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Showing posts from November, 2013

Am I biased against Christian music?

I'm a metal head. As you might expect, metal isn't always the most religion-friendly genre of music. The frontman for one of my favorite bands, Behemoth, has stood trial in Poland on blasphemy charges (the charges, filed by the Catholic church, were was dismissed). I listen to plenty of music that's overtly anti-Christian, and today I was scrolling through my YouTube subscriptions and found this gem:



Hell was originally part of the "New Wave of British Heavy Metal" in the early 80s; they re-formed in 2008 and have a new album coming out this year – from which the song above is taken.

Personally, I thoroughly enjoyed the video. One, because I like the NWOBHM style – they're clearly a throwback to bands like Judas Priest, Iron Maiden and even Black Sabbath, and the singer has some seriously impressive vocal skills. But I also really dug the occultish theatricality of the whole thing. I think too many mainstream bands have forgotten about the value of theatrical…

The atheist heroin addict who got schooled, why prayer is stupid, and my psychic connection to The Simpsons

You may have spotted this viral video being spread around social networks: a 30-year-old man struggling with his faith, addicted to heroin and who had hocked his son's toys for drug money, receives a generous monetary gift the day after praying for help. It was too good to be a coincidence – it must have been God. Here's the vid:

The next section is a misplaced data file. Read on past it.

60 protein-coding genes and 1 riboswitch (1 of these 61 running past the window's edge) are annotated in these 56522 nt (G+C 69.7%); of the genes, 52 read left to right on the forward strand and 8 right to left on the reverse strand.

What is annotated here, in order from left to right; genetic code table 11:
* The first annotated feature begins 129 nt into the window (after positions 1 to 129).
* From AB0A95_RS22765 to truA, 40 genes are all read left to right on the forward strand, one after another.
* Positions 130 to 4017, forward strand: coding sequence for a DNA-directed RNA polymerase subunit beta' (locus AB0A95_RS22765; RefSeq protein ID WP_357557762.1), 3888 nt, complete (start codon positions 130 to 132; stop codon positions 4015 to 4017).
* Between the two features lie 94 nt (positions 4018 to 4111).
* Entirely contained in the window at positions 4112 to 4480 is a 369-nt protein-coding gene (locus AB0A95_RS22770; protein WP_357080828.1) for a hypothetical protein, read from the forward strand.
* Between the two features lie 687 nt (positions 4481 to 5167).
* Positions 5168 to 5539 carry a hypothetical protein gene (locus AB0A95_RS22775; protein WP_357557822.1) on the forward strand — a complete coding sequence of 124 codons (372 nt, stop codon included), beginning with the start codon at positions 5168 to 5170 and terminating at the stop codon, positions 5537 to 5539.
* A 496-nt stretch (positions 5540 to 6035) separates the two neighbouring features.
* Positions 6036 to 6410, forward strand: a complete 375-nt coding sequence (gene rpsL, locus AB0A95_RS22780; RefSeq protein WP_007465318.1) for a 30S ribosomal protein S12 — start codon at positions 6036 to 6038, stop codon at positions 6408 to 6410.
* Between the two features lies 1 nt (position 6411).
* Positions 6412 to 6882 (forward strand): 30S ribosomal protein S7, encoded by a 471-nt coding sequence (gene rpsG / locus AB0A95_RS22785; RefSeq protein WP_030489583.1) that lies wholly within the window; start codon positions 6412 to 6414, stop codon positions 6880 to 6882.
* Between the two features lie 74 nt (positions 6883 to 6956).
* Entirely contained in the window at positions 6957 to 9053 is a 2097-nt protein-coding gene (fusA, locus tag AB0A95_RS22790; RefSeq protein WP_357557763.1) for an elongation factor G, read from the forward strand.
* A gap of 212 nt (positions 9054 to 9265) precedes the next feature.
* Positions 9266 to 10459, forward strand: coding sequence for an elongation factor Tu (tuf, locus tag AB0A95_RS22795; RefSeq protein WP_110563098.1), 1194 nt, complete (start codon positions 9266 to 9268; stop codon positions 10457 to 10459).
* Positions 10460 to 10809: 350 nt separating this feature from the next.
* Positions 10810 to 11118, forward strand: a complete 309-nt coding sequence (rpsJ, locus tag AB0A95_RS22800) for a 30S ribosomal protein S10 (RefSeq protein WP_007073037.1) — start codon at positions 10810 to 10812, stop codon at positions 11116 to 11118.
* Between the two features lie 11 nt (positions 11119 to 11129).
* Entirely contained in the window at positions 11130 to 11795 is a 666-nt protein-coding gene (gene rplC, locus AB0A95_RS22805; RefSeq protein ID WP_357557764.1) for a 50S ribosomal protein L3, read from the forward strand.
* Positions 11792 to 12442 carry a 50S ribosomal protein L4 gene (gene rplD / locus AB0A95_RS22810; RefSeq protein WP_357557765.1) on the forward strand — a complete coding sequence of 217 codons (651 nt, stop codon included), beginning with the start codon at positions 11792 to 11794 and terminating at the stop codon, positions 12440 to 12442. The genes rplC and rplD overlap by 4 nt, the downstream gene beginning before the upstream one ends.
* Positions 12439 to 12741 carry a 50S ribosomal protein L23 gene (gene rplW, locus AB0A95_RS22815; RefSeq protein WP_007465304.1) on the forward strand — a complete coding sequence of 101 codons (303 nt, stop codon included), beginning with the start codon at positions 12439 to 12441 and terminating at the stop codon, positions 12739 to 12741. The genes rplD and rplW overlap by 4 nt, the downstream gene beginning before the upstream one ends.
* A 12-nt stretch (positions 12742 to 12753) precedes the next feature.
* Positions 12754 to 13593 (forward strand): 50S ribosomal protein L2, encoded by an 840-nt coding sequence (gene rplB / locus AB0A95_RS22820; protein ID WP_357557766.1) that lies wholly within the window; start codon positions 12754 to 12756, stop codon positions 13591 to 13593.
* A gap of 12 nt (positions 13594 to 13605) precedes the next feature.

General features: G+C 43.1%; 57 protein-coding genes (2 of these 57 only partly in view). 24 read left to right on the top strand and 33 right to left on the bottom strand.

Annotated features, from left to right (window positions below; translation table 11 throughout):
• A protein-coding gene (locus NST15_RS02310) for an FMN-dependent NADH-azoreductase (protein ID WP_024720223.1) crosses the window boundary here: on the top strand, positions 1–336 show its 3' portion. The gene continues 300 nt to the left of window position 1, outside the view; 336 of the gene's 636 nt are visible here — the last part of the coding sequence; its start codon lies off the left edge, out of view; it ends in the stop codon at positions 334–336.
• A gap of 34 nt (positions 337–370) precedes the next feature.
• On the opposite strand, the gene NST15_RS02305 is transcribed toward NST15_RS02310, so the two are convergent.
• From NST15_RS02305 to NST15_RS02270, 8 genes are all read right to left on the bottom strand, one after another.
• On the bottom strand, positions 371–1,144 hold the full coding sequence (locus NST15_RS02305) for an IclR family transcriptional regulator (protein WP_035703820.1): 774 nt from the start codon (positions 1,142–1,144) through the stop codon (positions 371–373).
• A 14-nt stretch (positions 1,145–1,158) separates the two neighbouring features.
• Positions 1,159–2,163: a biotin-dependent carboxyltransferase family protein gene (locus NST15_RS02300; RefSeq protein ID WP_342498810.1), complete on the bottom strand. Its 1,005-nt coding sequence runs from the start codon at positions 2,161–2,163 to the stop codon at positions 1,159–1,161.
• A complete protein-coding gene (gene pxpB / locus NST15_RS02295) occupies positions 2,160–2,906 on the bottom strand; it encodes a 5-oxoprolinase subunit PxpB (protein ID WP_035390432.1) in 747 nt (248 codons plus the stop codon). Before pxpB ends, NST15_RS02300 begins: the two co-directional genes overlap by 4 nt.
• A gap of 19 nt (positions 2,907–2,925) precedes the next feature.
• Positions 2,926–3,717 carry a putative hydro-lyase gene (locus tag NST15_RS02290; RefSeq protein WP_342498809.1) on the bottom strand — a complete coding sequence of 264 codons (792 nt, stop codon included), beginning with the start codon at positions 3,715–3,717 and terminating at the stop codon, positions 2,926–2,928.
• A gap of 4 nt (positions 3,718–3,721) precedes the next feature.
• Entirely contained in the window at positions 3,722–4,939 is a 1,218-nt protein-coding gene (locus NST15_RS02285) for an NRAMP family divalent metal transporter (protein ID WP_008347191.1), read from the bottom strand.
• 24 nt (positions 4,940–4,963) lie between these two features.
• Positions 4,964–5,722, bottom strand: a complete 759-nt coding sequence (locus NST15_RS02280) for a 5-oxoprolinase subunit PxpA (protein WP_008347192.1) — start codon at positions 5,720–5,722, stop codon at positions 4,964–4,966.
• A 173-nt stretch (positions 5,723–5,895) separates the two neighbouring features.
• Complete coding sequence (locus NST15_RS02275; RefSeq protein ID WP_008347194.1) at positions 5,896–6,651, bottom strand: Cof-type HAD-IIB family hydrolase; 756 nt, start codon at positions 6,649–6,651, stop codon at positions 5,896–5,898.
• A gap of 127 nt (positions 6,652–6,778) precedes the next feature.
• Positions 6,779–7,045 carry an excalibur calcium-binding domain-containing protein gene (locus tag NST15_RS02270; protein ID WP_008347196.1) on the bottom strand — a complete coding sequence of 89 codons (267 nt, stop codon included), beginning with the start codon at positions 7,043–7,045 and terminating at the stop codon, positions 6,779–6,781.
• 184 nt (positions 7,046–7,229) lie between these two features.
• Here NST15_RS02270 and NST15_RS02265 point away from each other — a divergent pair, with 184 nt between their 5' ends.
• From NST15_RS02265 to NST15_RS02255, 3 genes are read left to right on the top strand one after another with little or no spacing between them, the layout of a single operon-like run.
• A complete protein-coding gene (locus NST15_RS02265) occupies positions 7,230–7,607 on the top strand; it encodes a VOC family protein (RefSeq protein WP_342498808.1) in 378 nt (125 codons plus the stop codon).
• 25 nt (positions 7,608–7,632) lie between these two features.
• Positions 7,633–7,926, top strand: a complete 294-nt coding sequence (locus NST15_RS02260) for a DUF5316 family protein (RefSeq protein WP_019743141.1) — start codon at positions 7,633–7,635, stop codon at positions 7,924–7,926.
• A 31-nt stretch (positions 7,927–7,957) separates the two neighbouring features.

Years ago, my local Fox affiliate used to run reruns of The Simpons twice a day, five days a week. With the new episodes airing Sundays, that made for eleven episodes of the show each week. I watched them all. I was – and still am – a huge fan of the show.

But a funny thing would happen. Sometimes, I would think of a random joke from a random episode. It'd just pop in my head. And then the next day, that would be one of the episodes that aired. Well obviously, when you're watching eleven episodes a week, certain ones are bound to repeat. But it happened with such frequency that it freaked me out for a while, and then eventually I just stopped …

Ted Cruz's dad on how atheism leads to child molestation

Senator/dillhole Ted Cruz is an apple that evidently did not fall far from the tree. His father, Rafael Cruz, recently spoke here in Oklahoma and told an audience of gun nuts that atheism leads to sexual abuse:
Let’s look, for example, at the behavioral consequences of these two foundations.Well, if there is nothing, if there is no God, then we are ruled by our instincts. There is no moral absolute, which means we operate by situational ethics. Of course, when there are no moral absolutes leads us to sexual immorality, leads us to sexual abuse, leads us to perversion and, of course, no hope. No hope!
You hear that, atheists?! No hope! No hope for you!

Well, here's the problem with that whole "God gives us moral absolutes" thing: nobody has direct, objective access to the mind of God. At best, even if (for the sake of discussion) we were to grant that the Christian God is real and does indeed have a standard of moral absolutes, God's messages are inevitably filtere…

Novella on skepticism